The quarterly profit of JPMorgan Chase & Co fell by more than two-thirds as the coronavirus or COVID-19 pandemic and record low prices of oil forced the largest bank of the US to boost reserves for protecting it from a wave of potential defaults in the loan.

The provision for the credit losses went up over five-fold to $8.3 billion in the first quarter, with the two-thirds of the additional reserves of credit taken for the consumer loans.

JPMorgan Chase & Co witnessed a slump in quarterly profit

JP Morgan Chase
JP Morgan Chase Reuters

"Given the likelihood of a fairly severe recession, it was necessary to build credit reserves," JPMorgan Chief Executive Officer Jamie Dimon said in a statement. Dimon had warned shareholders last week that the coronavirus crisis would hurt profits "meaningfully" through 2020. The pandemic has shut down businesses, put nearly 10 million people out of work in the United States alone and is expected to cause a global recession not seen in generations.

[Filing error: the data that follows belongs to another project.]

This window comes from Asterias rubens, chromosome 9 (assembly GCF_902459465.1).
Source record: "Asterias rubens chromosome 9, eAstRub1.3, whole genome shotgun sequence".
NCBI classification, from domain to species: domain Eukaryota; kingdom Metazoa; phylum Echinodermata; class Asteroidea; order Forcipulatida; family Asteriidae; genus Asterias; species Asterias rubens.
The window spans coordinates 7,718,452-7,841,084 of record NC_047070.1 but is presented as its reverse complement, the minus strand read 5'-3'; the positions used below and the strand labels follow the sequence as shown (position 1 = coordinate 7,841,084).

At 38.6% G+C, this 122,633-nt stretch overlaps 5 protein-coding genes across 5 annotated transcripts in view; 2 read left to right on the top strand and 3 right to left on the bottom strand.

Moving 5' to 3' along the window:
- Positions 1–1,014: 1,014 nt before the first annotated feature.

The bank's net income fell to $2.87 billion, or 78 cents per share, in the quarter ended March 31, compared with $9.18 billion, or $2.65 per share, a year earlier.

Analysts on average had expected $1.84 per share, according to Refinitiv. It was not immediately clear if the reported numbers were comparable with estimates. Profit was also hurt by a $951-million charge in its investment bank due to a markdown on the bank's bridge book. There have so far been more than 1.8 million reported cases of COVID-19, the deadly respiratory disease stemming from the virus, and 115,242 deaths, according to a Reuters tally.

(With agency inputs)